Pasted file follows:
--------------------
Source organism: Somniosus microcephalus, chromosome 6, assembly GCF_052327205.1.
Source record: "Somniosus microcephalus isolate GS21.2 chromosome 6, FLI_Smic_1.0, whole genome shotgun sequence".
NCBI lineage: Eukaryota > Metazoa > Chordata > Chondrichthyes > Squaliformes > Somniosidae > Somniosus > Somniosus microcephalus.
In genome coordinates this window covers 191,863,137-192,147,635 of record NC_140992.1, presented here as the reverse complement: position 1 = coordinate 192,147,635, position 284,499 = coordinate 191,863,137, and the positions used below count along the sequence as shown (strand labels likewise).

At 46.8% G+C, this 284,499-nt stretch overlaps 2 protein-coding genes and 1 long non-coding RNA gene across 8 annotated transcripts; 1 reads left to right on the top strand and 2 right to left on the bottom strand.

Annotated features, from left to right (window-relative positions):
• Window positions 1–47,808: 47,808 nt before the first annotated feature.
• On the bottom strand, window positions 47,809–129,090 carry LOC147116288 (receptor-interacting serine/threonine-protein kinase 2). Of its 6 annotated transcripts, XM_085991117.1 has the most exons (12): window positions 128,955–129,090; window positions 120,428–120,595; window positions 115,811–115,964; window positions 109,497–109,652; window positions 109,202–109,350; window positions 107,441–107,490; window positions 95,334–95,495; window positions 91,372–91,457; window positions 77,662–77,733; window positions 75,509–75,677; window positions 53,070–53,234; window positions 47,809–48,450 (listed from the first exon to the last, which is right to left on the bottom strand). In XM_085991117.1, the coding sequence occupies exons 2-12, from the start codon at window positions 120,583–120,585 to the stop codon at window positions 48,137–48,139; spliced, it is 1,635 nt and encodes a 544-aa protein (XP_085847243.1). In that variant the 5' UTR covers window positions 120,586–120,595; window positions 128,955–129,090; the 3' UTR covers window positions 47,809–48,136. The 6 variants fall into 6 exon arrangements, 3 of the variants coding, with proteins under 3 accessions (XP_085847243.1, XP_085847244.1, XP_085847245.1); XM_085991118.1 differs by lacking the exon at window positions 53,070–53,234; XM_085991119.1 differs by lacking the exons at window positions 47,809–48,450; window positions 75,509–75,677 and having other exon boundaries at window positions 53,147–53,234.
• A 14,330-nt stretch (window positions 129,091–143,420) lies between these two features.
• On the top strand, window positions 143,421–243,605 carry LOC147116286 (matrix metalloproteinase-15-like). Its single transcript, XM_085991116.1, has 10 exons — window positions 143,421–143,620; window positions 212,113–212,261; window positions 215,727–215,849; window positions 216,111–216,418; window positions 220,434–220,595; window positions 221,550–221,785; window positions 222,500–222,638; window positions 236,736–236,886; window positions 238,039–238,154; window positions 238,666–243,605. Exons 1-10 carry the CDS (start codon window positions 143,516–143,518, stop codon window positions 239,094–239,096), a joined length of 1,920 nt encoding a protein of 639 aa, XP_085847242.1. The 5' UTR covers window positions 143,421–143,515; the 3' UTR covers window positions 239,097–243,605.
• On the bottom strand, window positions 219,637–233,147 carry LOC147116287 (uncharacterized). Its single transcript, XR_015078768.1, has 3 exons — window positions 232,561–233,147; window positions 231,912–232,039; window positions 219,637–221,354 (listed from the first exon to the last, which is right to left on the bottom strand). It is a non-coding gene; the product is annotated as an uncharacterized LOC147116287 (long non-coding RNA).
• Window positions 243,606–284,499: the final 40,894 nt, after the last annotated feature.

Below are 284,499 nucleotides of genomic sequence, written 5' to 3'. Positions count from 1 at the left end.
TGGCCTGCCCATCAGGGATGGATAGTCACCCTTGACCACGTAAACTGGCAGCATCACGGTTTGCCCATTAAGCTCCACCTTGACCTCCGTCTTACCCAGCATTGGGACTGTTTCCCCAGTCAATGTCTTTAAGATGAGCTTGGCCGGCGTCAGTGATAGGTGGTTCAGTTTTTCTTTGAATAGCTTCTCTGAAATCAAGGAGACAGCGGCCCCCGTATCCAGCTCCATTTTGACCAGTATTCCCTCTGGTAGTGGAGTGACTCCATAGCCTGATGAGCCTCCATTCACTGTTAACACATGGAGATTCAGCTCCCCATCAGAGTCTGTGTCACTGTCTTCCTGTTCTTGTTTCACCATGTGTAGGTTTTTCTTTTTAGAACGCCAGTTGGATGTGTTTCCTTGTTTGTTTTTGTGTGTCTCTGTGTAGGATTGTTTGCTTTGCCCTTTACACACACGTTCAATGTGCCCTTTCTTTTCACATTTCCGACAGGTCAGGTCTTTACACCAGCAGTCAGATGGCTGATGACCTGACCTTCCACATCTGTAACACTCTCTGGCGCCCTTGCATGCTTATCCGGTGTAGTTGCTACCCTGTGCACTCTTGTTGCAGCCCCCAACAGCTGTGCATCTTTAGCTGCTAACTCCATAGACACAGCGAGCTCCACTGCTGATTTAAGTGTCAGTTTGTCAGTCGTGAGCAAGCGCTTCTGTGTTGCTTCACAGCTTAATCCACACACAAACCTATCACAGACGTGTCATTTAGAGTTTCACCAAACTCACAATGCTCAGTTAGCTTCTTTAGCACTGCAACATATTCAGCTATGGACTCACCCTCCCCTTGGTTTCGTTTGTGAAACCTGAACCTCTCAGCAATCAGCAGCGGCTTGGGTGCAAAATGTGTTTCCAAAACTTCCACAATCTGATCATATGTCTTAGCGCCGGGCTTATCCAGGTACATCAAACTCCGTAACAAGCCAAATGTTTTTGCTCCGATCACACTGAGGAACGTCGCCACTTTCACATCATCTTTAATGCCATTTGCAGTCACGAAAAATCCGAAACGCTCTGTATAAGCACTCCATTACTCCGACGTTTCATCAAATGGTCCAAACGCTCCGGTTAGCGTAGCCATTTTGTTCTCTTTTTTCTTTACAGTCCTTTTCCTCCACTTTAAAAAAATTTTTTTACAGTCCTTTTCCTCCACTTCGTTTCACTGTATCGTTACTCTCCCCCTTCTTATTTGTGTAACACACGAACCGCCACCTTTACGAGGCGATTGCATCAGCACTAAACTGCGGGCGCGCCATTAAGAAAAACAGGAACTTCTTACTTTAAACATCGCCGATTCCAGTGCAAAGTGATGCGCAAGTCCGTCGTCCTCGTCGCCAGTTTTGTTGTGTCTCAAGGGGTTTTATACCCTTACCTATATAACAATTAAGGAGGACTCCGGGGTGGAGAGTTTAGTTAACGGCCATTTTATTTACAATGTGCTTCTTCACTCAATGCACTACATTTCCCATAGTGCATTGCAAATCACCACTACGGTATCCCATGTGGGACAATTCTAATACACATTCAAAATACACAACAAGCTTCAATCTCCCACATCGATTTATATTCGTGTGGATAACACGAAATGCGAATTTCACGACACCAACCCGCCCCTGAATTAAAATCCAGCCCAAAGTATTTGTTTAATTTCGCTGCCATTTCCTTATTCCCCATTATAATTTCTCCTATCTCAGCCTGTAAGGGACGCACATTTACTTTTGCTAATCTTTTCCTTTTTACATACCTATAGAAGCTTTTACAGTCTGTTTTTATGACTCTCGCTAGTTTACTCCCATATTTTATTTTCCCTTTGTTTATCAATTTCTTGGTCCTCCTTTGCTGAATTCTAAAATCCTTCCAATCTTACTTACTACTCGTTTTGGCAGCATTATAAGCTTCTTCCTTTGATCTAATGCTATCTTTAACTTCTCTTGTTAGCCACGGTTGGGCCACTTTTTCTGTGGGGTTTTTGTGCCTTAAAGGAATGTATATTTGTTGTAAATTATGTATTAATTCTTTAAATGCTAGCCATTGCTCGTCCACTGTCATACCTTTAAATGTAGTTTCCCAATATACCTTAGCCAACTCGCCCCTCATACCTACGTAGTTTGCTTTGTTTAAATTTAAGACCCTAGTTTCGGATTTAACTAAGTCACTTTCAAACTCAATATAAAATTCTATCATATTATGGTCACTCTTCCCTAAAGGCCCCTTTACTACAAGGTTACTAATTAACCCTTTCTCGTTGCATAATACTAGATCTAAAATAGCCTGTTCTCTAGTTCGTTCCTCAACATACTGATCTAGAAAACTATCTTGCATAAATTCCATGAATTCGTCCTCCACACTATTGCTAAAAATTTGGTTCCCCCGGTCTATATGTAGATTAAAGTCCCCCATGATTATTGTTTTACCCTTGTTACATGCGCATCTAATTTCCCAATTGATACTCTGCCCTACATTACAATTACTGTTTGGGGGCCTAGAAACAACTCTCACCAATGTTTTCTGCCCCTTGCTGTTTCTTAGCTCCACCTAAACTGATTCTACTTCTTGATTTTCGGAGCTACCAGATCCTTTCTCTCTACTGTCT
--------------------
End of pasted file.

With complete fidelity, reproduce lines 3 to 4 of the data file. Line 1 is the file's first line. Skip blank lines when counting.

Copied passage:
NCBI lineage: Eukaryota > Metazoa > Chordata > Chondrichthyes > Squaliformes > Somniosidae > Somniosus > Somniosus microcephalus.
In genome coordinates this window covers 191,863,137-192,147,635 of record NC_140992.1, presented here as the reverse complement: position 1 = coordinate 192,147,635, position 284,499 = coordinate 191,863,137, and the positions used below count along the sequence as shown (strand labels likewise).